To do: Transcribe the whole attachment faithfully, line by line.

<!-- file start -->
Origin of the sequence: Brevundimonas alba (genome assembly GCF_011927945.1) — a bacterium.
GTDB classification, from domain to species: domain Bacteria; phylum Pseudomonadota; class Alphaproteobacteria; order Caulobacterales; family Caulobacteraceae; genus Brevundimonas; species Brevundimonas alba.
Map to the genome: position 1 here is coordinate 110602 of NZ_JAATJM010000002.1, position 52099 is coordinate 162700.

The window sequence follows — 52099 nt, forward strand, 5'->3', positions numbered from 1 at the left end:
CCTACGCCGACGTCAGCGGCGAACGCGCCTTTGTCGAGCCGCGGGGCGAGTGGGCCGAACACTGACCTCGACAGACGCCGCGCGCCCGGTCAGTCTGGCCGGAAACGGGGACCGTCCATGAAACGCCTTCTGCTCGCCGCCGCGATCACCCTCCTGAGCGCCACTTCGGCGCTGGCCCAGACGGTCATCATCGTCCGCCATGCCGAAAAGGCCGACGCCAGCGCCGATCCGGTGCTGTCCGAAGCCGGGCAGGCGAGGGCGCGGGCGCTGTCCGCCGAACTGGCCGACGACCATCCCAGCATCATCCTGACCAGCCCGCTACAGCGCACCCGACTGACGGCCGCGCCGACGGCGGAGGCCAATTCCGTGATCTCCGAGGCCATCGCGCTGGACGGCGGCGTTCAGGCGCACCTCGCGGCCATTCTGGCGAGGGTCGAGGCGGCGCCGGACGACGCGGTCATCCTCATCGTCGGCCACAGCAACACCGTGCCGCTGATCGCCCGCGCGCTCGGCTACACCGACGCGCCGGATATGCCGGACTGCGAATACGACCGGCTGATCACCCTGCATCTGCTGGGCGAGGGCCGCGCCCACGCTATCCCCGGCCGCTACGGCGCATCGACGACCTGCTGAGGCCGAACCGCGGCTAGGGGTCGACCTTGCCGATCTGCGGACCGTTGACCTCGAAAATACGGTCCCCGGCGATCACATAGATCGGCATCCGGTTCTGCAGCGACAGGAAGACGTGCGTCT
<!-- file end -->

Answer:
Origin of the sequence: Brevundimonas alba (genome assembly GCF_011927945.1) — a bacterium.
GTDB classification, from domain to species: domain Bacteria; phylum Pseudomonadota; class Alphaproteobacteria; order Caulobacterales; family Caulobacteraceae; genus Brevundimonas; species Brevundimonas alba.
Map to the genome: position 1 here is coordinate 110602 of NZ_JAATJM010000002.1, position 52099 is coordinate 162700.

The window sequence follows — 52099 nt, forward strand, 5'->3', positions numbered from 1 at the left end:
CCTACGCCGACGTCAGCGGCGAACGCGCCTTTGTCGAGCCGCGGGGCGAGTGGGCCGAACACTGACCTCGACAGACGCCGCGCGCCCGGTCAGTCTGGCCGGAAACGGGGACCGTCCATGAAACGCCTTCTGCTCGCCGCCGCGATCACCCTCCTGAGCGCCACTTCGGCGCTGGCCCAGACGGTCATCATCGTCCGCCATGCCGAAAAGGCCGACGCCAGCGCCGATCCGGTGCTGTCCGAAGCCGGGCAGGCGAGGGCGCGGGCGCTGTCCGCCGAACTGGCCGACGACCATCCCAGCATCATCCTGACCAGCCCGCTACAGCGCACCCGACTGACGGCCGCGCCGACGGCGGAGGCCAATTCCGTGATCTCCGAGGCCATCGCGCTGGACGGCGGCGTTCAGGCGCACCTCGCGGCCATTCTGGCGAGGGTCGAGGCGGCGCCGGACGACGCGGTCATCCTCATCGTCGGCCACAGCAACACCGTGCCGCTGATCGCCCGCGCGCTCGGCTACACCGACGCGCCGGATATGCCGGACTGCGAATACGACCGGCTGATCACCCTGCATCTGCTGGGCGAGGGCCGCGCCCACGCTATCCCCGGCCGCTACGGCGCATCGACGACCTGCTGAGGCCGAACCGCGGCTAGGGGTCGACCTTGCCGATCTGCGGACCGTTGACCTCGAAAATACGGTCCCCGGCGATCACATAGATCGGCATCCGGTTCTGCAGCGACAGGAAGACGTGCGTCT